This is a story of how paedophiles tried to go mainstream in the 1970s & of what happened to them.
PIE was formed in 1974. It campaigned for “children’s sexuality”. It wanted the government to axe or lower the age of consent. It offered support to adults “in legal difficulties concerning sexual acts with consenting ‘under age’ partners”. The real aim was to normalise sex with children.
It’s an ideology that seems chilling now. But PIE managed to gain support from some professional bodies and progressive groups. It received invitations from student unions, won sympathetic media coverage and found academics willing to push its message.
One of PIE’s key tactics was to try to conflate its cause with gay rights. On at least two occasions the Campaign for Homosexual Equality conference passed motions in PIE’s favour.
Most gay people were horrified by any conflation of homosexuality and a sexual interest in children, says the UK journalist Matthew Parris. But PIE used the idea of sexual liberation to win over more radical elements. “If there was anything with the word ‘liberation’ in the name you were automatically in favour of it if you were young and cool in the 1970s. It seemed like PIE had slipped through the net.”
Christian Wolmar had first-hand contact with PIE. In 1976 he began working for Release, an agency helping people with drug and legal problems. Its office at 1 Elgin Avenue in London was a mailing address for PIE. Nobody knew much about them, Wolmar says. After Wolmar raised questions about PIE it was decided to bring them in for a meeting.Wolmar’s colleagues pressed the man from PIE on the age of consent. Wolmar says that the man said there should be no age of consent. Shocked at the idea of a group advocating sex with babies, he and his colleagues unanimously decided to “boot them out”.
The brazenness of PIE could be shocking. Keith Hose, one of PIE’s leaders during the 1970s, was quoted by a newspaper saying: “I am a paedophile. I am attracted to boys from about 10, 11, and 12 years of age. I may have had sexual relations with children, but it would be unwise to say.”
When Peter Hain, then president of the Young Liberals, described paedophilia as “a wholly undesirable abnormality”, a fellow activist hit back. “It is sad that Peter has joined the hang ’em and flog ’em brigade. His views are not the views of most Young Liberals.”
And when a columnist supported Hain in the Guardian he was inundated with mail from people – many willing to give their name – who defended sex with children.
A Guardian article in 1977 noted with dismay how the group was growing. By its second birthday in October 1976, it had 200 members. There was a London group, a Middlesex group being planned, and with regional branches to follow. The article speaks of PIE’s hopes to widen the membership to include women and heterosexual men.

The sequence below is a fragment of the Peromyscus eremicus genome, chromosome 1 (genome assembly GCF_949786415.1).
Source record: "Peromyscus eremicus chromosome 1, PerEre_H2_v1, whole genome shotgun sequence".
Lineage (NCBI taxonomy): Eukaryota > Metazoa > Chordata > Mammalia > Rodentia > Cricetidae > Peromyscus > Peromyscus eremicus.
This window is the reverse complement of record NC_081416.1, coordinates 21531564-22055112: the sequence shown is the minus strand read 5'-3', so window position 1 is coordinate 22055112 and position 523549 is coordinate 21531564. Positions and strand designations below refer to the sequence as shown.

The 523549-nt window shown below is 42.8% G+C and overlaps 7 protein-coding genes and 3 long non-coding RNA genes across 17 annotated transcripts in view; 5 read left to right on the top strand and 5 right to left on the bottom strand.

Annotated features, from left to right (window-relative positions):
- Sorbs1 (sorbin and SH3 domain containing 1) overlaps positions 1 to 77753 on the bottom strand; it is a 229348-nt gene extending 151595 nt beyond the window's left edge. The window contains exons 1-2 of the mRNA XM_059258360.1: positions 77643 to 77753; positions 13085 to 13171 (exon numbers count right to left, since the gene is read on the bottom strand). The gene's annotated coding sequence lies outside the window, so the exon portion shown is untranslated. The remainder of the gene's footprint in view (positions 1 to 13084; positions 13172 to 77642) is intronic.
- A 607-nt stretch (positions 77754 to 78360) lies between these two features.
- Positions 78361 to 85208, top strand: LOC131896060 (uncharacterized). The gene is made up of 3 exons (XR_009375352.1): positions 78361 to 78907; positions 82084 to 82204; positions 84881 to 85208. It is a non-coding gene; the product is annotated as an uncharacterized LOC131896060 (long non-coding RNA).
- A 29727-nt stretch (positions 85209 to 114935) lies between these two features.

Polly Toynbee talked of her “disgust, aversion and anger” at the group but added that she had “a sinking feeling that in another five years or so, their aims would eventually be incorporated into the general liberal credo, and we would all find them acceptable”.
But during the 1980s, PIE came a cropper. Its notoriety grew in 1982 with the trial of Geoffrey Prime, who was both a KGB spy and a member of PIE. He was jailed for 32 years for passing on secrets from his job at GCHQ to the Soviet Union, and for a series of sex attacks on young girls.
In August 1983 a Scottish headmaster, Charles Oxley, handed over a dossier about PIE to Scotland Yard after infiltrating the group, the Glasgow Herald wrote. He said the group had about 1,000 members. The authorities debated ways of shutting PIE down. O’Carroll was sentenced to two years in jail for “conspiracy to corrupt public morals” and PIE was disbanded in 1984.
To bring this toxic tale up to date, on 15 July 2011, the former leader of the paedophile pressure group Pie was jailed after becoming the first person to be convicted for making drawings of children being raped. The prosecution, under the 2009 Coroners and Justice Act, was described as a landmark case by Scotland Yard.
Detectives found 3,000 drawings at Steven Freeman’s home, where he held weekly meetings to view and trade images of child abuse. The images were described at the Old Bailey as “vile and disgusting” and were amongst the worst seen by police, they said. Some 14,500 pictures and films were found on computer discs there and at the address of two of other defendants.
Officers from the Child Abuse Command also found computer games where players tried to abuse as many children as possible. Three of the defendants had been leaders of Pie, the Paedophile Information Exchange, which was disbanded after members were jailed.
Freeman, 57, previously known as Smith, the chairman of Pie, was given an indeterminate term for public protection. John Morrison, 44, was jailed for 24 months after he admitted having indecent images and failure to disclose a computer password. John Parratt, 63, a former vice chairman of Pie, also known as Warren Middleton, was jailed for 12 months for having indecent images. Leo Adamson, 49, a former executive member of Pie, was found guilty of failure to disclose a computer password and was jailed for a year at an earlier hearing. My, how times have changed….
(excerpts from The Guardian 2014)